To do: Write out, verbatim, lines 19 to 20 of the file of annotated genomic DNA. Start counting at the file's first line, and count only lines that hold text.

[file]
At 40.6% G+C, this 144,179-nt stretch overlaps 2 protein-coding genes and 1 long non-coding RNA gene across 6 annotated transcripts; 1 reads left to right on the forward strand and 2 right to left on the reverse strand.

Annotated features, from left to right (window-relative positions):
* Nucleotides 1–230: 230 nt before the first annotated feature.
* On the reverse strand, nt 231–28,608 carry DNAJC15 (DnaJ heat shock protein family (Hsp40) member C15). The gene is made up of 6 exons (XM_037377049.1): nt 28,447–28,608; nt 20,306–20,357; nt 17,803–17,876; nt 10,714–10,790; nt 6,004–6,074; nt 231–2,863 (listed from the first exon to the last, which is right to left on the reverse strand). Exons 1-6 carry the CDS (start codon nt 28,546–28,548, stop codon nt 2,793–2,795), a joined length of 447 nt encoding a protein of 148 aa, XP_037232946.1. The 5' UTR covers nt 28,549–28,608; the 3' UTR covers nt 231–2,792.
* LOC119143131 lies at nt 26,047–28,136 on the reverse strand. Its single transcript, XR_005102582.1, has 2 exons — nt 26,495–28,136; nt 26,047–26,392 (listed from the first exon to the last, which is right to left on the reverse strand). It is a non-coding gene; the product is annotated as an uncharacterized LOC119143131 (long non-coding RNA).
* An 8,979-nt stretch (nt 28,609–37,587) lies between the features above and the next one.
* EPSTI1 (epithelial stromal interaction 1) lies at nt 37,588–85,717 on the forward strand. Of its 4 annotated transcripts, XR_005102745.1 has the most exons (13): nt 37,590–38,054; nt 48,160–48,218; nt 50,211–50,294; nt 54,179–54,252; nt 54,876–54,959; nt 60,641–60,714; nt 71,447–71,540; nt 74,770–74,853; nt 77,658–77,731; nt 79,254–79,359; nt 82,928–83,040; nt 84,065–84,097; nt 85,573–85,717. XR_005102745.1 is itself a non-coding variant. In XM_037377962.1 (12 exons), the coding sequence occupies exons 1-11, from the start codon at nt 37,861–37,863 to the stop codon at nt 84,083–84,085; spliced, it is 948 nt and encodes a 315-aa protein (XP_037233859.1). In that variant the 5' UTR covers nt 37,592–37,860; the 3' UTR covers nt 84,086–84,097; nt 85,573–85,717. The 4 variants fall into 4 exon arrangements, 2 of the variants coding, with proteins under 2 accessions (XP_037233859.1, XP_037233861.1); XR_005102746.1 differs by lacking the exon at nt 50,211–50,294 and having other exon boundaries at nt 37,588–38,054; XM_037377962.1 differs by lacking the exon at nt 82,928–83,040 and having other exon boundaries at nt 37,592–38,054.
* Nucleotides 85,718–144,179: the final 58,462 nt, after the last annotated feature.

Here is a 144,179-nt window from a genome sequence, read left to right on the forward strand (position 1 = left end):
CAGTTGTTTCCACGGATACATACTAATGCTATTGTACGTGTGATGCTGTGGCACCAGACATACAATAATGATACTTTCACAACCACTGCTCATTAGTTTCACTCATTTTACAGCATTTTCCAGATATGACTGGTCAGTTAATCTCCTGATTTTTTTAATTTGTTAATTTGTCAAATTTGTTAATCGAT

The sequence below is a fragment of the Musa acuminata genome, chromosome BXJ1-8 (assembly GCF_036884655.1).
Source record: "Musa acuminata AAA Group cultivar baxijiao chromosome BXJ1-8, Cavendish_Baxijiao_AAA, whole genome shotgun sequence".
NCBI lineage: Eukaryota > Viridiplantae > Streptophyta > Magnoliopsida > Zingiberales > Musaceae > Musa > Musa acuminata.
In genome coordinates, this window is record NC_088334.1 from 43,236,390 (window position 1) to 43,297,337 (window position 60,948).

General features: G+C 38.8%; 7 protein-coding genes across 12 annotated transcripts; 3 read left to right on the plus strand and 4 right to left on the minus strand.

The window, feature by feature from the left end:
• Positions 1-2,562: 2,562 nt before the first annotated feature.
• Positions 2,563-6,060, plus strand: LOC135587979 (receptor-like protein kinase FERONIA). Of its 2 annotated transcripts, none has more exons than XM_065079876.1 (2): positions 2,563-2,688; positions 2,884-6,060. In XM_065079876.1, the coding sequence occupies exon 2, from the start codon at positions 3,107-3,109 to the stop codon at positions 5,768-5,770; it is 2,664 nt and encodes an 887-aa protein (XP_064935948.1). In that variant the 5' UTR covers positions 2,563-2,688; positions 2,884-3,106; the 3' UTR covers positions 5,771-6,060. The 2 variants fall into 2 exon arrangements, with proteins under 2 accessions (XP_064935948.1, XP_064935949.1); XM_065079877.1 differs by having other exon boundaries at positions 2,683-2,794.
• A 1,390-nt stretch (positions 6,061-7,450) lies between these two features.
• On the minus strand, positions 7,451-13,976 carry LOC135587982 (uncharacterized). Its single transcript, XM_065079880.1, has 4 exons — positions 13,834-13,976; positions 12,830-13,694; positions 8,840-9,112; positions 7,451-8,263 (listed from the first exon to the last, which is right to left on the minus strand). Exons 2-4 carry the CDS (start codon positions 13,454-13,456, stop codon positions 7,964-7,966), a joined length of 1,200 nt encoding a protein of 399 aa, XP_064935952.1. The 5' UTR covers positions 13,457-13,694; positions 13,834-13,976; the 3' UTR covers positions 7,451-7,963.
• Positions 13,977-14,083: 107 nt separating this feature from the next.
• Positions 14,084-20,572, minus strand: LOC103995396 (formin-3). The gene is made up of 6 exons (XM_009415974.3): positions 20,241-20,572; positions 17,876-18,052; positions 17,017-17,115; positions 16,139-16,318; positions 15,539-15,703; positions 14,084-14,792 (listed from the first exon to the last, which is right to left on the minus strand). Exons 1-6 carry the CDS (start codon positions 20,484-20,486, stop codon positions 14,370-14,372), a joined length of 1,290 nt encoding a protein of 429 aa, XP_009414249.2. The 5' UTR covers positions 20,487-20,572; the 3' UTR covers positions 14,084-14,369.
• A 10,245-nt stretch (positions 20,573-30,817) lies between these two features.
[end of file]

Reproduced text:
• A 1,390-nt stretch (positions 6,061-7,450) lies between these two features.
• On the minus strand, positions 7,451-13,976 carry LOC135587982 (uncharacterized). Its single transcript, XM_065079880.1, has 4 exons — positions 13,834-13,976; positions 12,830-13,694; positions 8,840-9,112; positions 7,451-8,263 (listed from the first exon to the last, which is right to left on the minus strand). Exons 2-4 carry the CDS (start codon positions 13,454-13,456, stop codon positions 7,964-7,966), a joined length of 1,200 nt encoding a protein of 399 aa, XP_064935952.1. The 5' UTR covers positions 13,457-13,694; positions 13,834-13,976; the 3' UTR covers positions 7,451-7,963.